Solar Eclipse with Airplane

Photographer Phillip Calais who toke this impressive solar eclipse photo, said: It was just eight minutes after sunrise, last week, and already there were four things in front of the Sun. The largest and most notable was Earth’s Moon, obscuring a big chunk of the Sun’s lower limb as it moved across the solar disk, as viewed from Fremantle, Australia.    Image ©  Phillip Calais.     Used with permission.

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This was expected as the image was taken during a partial solar eclipse — an eclipse that left sunlight streaming around all sides of the Moon from some locations. Next, a band of clouds divided the Sun horizontally while showing interesting internal structure vertically. The third intervening body might be considered to be the Earth’s atmosphere, as it dimmed the Sun from its higher altitude brightness while density fluctuations caused the Sun’s edges to appear to shimmer. Although closest to the photographer, the least expected solar occulter was an airplane.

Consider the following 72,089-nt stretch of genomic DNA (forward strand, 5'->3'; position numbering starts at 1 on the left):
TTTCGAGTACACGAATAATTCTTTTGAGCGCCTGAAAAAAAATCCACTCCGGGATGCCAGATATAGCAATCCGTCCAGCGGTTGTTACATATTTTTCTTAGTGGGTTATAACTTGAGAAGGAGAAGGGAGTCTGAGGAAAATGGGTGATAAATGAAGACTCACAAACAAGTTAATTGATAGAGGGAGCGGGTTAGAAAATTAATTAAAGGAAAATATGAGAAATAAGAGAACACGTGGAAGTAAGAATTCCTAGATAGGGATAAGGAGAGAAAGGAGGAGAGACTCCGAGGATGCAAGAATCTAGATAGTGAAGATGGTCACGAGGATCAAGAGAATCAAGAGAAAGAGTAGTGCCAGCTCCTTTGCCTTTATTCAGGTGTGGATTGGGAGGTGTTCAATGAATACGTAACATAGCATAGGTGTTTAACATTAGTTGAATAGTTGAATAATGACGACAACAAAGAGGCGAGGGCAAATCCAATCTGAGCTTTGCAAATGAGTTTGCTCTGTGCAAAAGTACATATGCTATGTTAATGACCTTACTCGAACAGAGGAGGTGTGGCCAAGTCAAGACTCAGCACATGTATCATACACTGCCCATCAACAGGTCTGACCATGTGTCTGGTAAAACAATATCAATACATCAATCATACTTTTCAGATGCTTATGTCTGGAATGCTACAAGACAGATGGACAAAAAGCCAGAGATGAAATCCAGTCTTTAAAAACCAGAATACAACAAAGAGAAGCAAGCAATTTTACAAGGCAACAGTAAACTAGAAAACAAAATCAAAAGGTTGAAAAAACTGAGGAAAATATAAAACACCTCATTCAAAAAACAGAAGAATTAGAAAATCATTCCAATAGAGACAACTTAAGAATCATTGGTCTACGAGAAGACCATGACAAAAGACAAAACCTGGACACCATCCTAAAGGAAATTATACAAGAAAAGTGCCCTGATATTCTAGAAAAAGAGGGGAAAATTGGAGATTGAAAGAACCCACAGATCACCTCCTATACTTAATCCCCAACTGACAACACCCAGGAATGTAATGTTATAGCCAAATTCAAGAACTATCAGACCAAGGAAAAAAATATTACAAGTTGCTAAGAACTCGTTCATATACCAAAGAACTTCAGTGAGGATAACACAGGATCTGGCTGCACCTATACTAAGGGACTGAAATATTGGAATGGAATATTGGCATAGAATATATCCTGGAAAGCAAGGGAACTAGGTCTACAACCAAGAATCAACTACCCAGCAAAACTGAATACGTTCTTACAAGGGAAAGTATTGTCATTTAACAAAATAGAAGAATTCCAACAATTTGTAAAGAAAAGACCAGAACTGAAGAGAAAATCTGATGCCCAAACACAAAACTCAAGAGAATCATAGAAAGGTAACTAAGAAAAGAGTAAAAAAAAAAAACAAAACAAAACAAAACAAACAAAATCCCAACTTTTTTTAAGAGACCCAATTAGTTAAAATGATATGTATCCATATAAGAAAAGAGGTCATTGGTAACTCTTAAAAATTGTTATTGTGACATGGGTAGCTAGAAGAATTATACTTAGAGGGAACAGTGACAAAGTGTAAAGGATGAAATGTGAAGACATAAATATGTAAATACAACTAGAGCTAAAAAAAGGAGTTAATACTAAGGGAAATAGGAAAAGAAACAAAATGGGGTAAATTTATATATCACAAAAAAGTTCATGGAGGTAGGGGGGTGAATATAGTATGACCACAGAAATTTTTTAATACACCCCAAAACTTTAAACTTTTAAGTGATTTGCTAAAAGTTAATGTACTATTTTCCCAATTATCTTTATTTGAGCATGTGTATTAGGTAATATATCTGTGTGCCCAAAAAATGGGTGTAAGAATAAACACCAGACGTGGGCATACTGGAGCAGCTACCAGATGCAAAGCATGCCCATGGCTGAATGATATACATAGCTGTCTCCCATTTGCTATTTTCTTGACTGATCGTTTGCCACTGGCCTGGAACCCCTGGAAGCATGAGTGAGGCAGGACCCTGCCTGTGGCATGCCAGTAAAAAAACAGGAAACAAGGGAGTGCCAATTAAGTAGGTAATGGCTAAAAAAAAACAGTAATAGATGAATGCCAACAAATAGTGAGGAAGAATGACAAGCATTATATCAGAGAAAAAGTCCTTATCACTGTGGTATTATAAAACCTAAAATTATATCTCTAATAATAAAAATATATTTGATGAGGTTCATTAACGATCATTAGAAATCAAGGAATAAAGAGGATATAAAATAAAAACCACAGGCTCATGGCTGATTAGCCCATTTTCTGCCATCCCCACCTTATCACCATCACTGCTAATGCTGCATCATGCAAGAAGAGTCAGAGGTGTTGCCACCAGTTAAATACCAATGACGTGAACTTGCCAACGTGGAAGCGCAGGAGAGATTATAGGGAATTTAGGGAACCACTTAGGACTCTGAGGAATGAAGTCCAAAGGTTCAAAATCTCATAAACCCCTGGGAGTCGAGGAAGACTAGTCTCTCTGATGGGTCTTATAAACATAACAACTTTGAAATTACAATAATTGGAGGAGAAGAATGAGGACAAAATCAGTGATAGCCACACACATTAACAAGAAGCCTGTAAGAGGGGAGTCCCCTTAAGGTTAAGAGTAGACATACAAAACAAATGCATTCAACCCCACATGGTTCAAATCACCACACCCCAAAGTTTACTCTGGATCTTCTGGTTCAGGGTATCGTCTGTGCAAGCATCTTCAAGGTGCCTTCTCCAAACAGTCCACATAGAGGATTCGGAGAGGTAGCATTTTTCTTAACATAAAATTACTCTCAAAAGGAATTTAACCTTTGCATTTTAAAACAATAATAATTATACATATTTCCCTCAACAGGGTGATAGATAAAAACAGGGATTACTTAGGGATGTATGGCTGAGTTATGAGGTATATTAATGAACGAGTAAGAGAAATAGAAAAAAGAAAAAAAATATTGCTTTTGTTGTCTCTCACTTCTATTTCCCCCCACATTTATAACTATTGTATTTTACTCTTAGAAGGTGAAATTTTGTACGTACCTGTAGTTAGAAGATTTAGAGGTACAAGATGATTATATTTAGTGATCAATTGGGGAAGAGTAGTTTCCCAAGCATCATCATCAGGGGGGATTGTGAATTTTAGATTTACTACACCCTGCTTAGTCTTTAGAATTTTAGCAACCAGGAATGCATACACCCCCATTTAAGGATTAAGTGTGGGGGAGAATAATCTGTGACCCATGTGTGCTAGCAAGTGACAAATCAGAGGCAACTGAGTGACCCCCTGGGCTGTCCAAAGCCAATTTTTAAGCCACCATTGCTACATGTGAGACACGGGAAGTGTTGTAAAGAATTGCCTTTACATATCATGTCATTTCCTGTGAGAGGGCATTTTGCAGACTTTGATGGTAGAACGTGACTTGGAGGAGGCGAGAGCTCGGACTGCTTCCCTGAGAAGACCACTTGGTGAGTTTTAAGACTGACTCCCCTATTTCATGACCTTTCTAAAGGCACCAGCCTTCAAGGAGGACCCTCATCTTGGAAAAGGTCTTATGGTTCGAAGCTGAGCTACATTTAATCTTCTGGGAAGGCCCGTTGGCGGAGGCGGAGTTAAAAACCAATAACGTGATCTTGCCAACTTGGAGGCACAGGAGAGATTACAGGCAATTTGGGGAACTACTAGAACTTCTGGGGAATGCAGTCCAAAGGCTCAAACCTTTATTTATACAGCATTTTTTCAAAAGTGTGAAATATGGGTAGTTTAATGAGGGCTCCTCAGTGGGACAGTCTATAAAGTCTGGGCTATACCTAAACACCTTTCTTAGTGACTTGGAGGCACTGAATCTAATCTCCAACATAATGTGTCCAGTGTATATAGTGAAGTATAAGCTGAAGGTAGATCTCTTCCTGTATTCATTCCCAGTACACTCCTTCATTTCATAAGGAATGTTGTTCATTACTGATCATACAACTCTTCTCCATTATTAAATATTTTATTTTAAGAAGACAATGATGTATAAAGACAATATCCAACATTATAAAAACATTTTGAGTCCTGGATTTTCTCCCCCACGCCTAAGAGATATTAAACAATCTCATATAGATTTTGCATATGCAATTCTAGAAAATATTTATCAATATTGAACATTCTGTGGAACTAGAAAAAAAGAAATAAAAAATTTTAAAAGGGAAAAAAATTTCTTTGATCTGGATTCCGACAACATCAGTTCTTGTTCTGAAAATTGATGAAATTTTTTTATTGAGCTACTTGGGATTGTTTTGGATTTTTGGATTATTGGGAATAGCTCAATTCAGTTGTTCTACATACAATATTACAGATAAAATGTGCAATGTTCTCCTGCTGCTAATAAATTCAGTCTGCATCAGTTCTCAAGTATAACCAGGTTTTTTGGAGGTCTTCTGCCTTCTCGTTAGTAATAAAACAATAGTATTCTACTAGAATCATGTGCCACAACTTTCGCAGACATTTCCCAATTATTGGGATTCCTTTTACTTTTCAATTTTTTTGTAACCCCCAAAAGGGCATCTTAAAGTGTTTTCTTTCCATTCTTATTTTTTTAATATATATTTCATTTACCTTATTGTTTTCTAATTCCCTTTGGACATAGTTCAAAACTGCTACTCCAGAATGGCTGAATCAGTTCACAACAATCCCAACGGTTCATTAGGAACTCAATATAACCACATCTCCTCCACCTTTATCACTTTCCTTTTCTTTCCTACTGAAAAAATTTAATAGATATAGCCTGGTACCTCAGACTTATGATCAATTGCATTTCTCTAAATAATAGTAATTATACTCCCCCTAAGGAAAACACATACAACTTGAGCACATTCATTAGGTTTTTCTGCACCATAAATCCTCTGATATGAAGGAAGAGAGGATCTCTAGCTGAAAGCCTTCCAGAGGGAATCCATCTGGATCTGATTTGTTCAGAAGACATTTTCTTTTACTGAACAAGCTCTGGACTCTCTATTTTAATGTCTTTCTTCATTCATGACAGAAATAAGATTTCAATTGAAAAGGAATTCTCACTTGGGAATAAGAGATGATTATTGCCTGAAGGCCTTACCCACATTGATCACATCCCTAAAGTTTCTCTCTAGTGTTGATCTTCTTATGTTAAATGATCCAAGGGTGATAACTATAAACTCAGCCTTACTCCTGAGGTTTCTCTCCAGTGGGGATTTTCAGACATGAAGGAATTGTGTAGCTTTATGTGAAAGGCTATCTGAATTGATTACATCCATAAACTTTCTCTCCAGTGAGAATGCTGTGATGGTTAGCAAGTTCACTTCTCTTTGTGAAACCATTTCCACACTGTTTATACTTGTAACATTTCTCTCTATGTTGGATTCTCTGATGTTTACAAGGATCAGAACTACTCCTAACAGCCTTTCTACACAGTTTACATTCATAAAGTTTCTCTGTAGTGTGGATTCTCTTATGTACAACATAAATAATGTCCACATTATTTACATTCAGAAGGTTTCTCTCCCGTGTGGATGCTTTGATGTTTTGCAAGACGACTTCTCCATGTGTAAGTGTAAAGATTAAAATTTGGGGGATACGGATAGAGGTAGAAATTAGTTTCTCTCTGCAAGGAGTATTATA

Aditional info from photographer:

The photo was taken from Monument Hill in Fremantle, Western Australia.  It’s not much of a hill – maybe 10 metres higher than the surrounding area.

The street view is from the western side of the war memorial and I was hiding in the lee of the east side of the monument as it was quite windy.

But it’s got a good view of the eastern horizon, so I thought it would be good place to see the eclipse.  Also it’s only 10 minutes from my work in Fremantle!



From Fremantle and Perth, the eclipse started well before sunrise and the maximum eclipse was also before sunrise.  I arrived at the park at about 06:45 and sunrise was at 06:53.

While I had other equipment, this photo was taken with a Canon 40D with Canon 400 mm f5.6 lens and a 2x teleconverter.  The photo was taken at 07:05 and the sun was only about 1.4 degrees above the horizon.

Getting the aircraft in was purely a chance shot, nothing more.  Perth Airport is about 25 km East-North-East from Fremantle, so the plane was probably just taking off and maybe only 500 – 1000 feet or so above the ground at the time.  I suppose I could work it out exactly…

source APOD